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Like so many things in IT, there's no one-size-fits-all approach to migrating applications to the cloud. In fact, an organization chooses its application migration path based on a range of factors -- everything from an application's age, to whether it was developed externally or in-house, will shape how it moves to and performs in the cloud.
When migrating an application to the public cloud, most IT organizations choose either the "lifting-and-shifting" approach or they re-architect the app. And while both approaches have their advantages, organizations should choose carefully when crafting a cloud migration strategy.
As its name suggests, the lift-and-shift migration takes an on-premises application and replicates that application to the cloud without modifying its architecture or design.
Meanwhile, the re-architecting approach, also known as application refactoring, involves making changes to how an application performs before moving it to the cloud. These changes can include revising source code, rewriting application APIs and interfaces, and de-coupling or coupling data. Other changes, such as designing an app to dynamically scale resources using native cloud APIs or making its database calls object-oriented, are specifically intended to maximize the value of cloud.
"You are breaking the application down to its functional components and redesigning it specifically for a cloud platform," said David Linthicum, senior vice president at Cloud Technology Partners, a Boston-based consulting firm.
The lift-and-shift model can vary drastically from the re-architecting approach in terms of time and up-front costs. While lift and shift can be accomplished in as little as a week, Linthicum said, the re-architecting process can take months -- in some cases even longer -- depending on the application and whether the work is done in-house or by a third party.
Lift-and-shift costs tend to start at roughly $10,000 per app, Linthicum said. But that number can grow significantly based on the type of application and the number of external dependencies -- i.e., on databases -- that it has. However, if organizations migrate a large number of apps at once, that $10,000 cost can also be reduced by as much as half.
"[The cost] goes down exponentially if you do maybe a hundred [apps] at a time or a thousand at a time, and we're seeing those out there," Linthicum said.
The re-architecting process changes based on the application and who's performing it, so it's difficult to gauge exactly how much that would cost an organization.
Linthicum estimated $100,000 per app would be on the lower-end for refactoring costs. Still, that doesn't necessarily mean lift-and-shift is the more cost-effective option in the long run.
Where lift-and-shift falls short
When a legacy application is migrated onto an infrastructure as a service platform with little or no modification, it can't take full advantage of one of cloud's biggest benefits: cost-efficiency through autoscaling. In the cloud, compute resources automatically scale up or down based on application demand. But most legacy apps weren't specifically designed to capitalize on that native cloud feature. So when those applications move to the cloud, they consume more storage and compute resources than they actually need, which can lead to a hefty bill.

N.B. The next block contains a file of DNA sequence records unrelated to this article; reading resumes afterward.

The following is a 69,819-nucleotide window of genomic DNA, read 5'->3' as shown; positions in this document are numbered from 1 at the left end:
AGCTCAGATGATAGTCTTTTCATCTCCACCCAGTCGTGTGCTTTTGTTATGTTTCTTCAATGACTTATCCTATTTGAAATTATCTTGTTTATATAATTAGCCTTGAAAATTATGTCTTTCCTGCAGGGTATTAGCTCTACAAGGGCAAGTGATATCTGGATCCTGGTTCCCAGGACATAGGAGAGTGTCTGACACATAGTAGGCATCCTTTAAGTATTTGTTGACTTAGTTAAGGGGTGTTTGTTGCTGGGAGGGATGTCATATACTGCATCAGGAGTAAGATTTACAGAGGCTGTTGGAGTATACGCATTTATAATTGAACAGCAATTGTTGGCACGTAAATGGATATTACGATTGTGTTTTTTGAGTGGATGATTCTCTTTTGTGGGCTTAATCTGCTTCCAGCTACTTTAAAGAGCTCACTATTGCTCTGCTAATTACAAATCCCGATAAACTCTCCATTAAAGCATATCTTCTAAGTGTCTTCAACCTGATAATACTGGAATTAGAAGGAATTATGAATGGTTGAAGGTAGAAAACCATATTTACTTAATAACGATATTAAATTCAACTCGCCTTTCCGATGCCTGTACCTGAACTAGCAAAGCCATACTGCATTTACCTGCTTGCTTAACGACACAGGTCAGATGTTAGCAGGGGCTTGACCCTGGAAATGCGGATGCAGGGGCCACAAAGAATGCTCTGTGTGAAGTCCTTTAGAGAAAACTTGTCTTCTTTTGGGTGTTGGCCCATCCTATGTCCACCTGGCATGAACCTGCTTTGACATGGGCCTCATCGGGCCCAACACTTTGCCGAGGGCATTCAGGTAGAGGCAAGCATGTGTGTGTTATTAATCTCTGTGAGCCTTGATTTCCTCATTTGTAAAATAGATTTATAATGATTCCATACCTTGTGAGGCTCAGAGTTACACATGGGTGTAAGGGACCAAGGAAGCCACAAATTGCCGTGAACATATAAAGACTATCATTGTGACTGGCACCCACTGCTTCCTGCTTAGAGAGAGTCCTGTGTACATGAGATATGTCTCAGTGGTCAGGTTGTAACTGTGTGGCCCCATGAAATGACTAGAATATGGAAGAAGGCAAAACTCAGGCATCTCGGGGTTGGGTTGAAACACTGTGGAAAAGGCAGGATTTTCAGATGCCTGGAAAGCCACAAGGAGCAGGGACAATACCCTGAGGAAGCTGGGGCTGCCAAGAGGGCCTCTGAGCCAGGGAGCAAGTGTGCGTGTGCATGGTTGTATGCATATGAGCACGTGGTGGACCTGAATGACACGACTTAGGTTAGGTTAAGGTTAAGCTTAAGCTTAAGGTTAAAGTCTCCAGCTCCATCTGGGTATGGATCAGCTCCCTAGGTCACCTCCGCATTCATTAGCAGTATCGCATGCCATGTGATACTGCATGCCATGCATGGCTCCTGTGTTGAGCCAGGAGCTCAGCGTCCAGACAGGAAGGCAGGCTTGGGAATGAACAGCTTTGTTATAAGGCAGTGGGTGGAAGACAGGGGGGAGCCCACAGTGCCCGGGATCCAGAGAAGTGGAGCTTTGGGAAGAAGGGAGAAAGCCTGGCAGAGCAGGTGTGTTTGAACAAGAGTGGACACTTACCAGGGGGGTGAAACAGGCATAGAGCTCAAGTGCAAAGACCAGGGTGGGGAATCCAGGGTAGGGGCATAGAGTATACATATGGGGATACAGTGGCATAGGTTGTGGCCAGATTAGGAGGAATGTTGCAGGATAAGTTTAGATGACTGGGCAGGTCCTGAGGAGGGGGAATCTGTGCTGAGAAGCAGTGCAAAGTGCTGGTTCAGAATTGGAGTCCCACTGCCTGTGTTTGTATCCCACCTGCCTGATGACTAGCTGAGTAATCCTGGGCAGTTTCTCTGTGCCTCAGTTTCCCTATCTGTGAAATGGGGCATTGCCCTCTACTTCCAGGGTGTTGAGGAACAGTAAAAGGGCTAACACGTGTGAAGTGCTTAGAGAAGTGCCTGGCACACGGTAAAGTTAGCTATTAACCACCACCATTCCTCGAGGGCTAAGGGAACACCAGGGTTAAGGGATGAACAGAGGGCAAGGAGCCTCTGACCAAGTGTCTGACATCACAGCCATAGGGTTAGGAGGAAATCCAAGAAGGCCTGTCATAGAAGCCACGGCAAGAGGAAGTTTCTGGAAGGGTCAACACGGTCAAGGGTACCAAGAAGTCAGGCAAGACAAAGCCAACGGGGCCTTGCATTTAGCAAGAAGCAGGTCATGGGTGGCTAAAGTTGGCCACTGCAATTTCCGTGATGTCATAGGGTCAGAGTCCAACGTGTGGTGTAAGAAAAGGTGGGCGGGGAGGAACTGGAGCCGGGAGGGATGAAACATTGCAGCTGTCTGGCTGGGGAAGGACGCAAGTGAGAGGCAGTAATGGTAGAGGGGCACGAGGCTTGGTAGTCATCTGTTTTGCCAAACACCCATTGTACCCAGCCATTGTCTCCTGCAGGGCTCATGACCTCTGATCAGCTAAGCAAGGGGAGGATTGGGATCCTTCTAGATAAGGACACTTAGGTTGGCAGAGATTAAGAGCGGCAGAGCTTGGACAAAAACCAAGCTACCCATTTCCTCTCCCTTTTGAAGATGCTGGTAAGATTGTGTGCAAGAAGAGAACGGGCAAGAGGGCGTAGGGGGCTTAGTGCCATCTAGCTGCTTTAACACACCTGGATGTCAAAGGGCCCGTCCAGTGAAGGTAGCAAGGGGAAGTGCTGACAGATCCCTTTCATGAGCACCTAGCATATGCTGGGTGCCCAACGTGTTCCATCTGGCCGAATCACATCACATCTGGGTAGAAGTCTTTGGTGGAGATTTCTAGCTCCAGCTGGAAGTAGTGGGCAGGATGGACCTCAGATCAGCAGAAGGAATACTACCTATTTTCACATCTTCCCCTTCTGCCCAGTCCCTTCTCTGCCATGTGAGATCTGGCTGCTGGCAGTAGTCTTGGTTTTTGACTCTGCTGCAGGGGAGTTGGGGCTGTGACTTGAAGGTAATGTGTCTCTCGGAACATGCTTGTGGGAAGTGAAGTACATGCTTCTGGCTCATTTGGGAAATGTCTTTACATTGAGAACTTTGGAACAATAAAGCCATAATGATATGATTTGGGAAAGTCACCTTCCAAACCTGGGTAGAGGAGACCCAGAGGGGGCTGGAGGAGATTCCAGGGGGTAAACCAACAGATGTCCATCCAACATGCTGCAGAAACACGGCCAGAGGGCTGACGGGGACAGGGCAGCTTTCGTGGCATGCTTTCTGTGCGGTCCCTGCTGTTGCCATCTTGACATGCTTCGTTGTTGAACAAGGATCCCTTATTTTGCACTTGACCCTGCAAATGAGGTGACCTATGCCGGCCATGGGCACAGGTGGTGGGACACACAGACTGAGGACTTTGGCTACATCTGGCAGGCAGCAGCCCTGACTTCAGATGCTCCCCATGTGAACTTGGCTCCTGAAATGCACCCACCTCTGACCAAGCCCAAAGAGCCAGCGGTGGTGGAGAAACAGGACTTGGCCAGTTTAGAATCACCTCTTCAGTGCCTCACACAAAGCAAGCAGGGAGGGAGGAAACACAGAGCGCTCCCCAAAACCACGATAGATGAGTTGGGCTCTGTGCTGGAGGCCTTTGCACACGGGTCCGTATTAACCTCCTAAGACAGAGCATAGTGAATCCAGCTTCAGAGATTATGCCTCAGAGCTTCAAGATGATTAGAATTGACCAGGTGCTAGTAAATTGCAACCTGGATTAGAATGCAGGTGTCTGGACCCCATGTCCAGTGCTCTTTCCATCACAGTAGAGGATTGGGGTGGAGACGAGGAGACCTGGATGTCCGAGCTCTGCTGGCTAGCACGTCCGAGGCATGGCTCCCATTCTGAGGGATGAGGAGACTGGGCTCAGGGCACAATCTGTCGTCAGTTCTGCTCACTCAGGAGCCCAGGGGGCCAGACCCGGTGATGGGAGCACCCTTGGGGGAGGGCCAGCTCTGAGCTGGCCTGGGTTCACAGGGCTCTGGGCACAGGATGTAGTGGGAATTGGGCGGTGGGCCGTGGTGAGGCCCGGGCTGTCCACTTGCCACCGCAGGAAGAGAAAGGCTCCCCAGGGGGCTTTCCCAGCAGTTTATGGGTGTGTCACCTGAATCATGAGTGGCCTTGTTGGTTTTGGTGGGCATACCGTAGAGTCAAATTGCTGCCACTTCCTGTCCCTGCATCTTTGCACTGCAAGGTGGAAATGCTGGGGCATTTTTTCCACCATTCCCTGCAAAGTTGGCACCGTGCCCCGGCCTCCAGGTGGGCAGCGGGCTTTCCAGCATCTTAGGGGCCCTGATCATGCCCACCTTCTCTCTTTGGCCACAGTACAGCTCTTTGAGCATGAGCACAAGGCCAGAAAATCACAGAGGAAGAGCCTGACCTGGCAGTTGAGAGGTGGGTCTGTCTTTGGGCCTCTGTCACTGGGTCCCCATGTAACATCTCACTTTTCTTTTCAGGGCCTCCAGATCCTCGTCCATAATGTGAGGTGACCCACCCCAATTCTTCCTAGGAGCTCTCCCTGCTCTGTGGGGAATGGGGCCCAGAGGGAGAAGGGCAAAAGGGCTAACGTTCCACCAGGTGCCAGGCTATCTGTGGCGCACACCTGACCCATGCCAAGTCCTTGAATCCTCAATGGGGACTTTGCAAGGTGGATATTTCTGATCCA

"The idea with cloud is I can gain value and cost reduction by matching the peaks of my load to how much infrastructure I'm using," said Robert Green, principal consultant at Enfinitum Inc., a San Antonio-based consulting firm. The issue with lift-and-shift, he said, is that on-premises applications are built to adhere to peak loads. And when those apps move to the cloud, they continue to operate that way -- even if demand or usage is low.
"So, the times when I'm not at peak, which could be 80% of the day, I'm overpaying," he said.
Because of this inefficiency, lifting and shifting applications to the cloud, in some cases, can ultimately cost an organization more than re-architecting the software up-front, Green said. And sometimes, lift-and-shift is even more expensive than leaving the app on existing in-house infrastructures.
"Imagine keeping your lights on all day and all night," he said. "It's going to be more expensive than going around the house every night and turning everything off. With lift-and-shift, everything is on, all the time, 24-by-7, no matter what."
When Jonathan Feldman, CIO for the city of Asheville, N.C., started to work on a new information portal application for Asheville residents, he chose to architect that application from scratch to take advantage of autoscaling.
"The salient point is that without API control of the cloud fabric from within the source code of the application, it's not really cloud," Feldman said. "It's rip and lift, because you can't scale up and out."
Others agreed lift-and-shift doesn't always yield the cost savings one would expect in the cloud.
"We had an analytics product that was very hungry to crunch all this data and it came to a point where it was actually representing more than a fourth of all our costs in AWS, yet it was three servers out of three hundred," said Alex Witherspoon, senior DevOps and software engineer at FlightStats, a Portland, Ore.-based company providing global flight data. "And it had none of that cost [when it was] hosted privately."
Kristin Knapp is site editor for SearchCloudComputing. Contact her at firstname.lastname@example.org or follow @kknapp86 on Twitter.
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